Joe Samson of Business Lending Credit (BLC) says, “The best part of business is cash flow.  Sure there are some beautiful personal joys of owning and running a small business, but none like having the right cash flow at the right time”.

The moral of the story is that growth and success can kill a small-to-midsize business owner if he/she doesn’t have access to business capital in the form of business loans, business credit lines or business credit cards.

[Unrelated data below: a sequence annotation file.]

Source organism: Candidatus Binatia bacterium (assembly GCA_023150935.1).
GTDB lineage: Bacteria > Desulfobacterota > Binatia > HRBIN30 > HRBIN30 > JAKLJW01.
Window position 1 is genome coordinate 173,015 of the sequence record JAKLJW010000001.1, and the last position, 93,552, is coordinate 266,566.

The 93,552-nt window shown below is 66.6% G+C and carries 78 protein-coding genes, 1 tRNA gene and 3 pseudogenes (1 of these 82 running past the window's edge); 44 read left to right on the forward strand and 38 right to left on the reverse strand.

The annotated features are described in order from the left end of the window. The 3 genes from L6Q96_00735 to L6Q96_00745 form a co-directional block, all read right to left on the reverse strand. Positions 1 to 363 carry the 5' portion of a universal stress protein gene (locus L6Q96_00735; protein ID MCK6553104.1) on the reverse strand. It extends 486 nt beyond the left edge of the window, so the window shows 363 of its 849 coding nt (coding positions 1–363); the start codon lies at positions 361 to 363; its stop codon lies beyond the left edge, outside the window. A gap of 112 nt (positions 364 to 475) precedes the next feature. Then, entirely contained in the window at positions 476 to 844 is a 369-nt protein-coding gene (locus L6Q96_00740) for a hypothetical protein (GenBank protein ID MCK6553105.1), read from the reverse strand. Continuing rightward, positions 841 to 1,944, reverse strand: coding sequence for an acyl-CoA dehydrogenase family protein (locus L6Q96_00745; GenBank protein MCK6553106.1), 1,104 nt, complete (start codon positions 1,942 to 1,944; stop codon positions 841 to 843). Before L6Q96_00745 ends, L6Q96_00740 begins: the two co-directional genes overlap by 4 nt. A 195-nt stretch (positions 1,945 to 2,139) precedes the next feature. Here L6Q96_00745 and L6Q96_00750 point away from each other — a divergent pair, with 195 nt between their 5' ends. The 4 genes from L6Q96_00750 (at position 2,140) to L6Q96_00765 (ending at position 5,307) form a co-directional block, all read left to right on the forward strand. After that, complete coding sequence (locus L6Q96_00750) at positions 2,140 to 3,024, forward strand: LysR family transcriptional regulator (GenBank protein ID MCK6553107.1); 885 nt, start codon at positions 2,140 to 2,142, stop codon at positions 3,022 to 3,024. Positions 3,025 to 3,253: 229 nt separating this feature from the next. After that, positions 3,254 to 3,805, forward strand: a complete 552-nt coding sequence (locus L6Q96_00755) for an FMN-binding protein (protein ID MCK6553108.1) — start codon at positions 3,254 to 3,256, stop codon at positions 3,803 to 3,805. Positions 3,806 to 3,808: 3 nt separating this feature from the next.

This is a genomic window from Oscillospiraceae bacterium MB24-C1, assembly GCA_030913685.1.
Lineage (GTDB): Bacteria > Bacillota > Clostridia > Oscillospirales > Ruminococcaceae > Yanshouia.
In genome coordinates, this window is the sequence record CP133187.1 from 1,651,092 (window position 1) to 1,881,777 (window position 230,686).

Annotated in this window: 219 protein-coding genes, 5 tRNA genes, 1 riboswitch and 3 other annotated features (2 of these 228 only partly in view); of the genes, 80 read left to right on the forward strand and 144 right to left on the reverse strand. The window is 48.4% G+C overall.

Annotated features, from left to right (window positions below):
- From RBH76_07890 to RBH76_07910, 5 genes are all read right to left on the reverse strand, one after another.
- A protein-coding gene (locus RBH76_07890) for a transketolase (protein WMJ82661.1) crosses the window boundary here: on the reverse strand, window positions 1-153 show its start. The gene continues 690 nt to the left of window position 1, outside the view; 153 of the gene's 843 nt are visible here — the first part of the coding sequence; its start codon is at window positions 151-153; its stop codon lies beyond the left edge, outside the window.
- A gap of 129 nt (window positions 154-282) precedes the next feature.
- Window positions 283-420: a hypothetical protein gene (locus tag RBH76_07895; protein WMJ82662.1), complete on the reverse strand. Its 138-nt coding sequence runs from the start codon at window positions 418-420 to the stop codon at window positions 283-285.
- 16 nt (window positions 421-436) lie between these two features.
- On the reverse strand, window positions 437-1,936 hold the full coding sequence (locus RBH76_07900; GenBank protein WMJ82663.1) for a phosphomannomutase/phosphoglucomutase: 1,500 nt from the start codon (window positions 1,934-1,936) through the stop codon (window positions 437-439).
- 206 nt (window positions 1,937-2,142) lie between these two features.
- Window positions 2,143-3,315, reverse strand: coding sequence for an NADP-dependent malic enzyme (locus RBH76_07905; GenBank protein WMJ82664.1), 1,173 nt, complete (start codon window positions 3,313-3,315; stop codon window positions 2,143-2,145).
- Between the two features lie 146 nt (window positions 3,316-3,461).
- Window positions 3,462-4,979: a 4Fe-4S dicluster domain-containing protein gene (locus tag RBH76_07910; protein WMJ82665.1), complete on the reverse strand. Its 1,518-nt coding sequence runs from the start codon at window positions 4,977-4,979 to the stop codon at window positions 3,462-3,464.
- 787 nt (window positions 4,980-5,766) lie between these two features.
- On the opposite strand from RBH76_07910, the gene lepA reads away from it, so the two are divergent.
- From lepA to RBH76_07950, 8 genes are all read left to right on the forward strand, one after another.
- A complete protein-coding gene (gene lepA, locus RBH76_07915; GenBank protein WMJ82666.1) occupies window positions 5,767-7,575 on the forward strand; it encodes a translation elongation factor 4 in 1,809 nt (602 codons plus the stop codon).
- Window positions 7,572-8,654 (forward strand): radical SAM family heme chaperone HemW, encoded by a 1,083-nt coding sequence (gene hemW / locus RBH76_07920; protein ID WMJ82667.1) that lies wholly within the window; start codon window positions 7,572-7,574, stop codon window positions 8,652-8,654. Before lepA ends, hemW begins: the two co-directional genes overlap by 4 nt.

The moral of the story is that growth and success can kill a small-to-midsize business owner if he/she doesn’t have access to business capital in the form of business loans, business credit lines or business credit cards.  Even if your business is doing well today, it is wise to have some reserve business capital handy and available to support your business’ success.

Business Lending Credit can help you find that reserve line of business working capital or business credit cards. Let get your business covered today.  Reach out to BLC using the CONTACT FORM.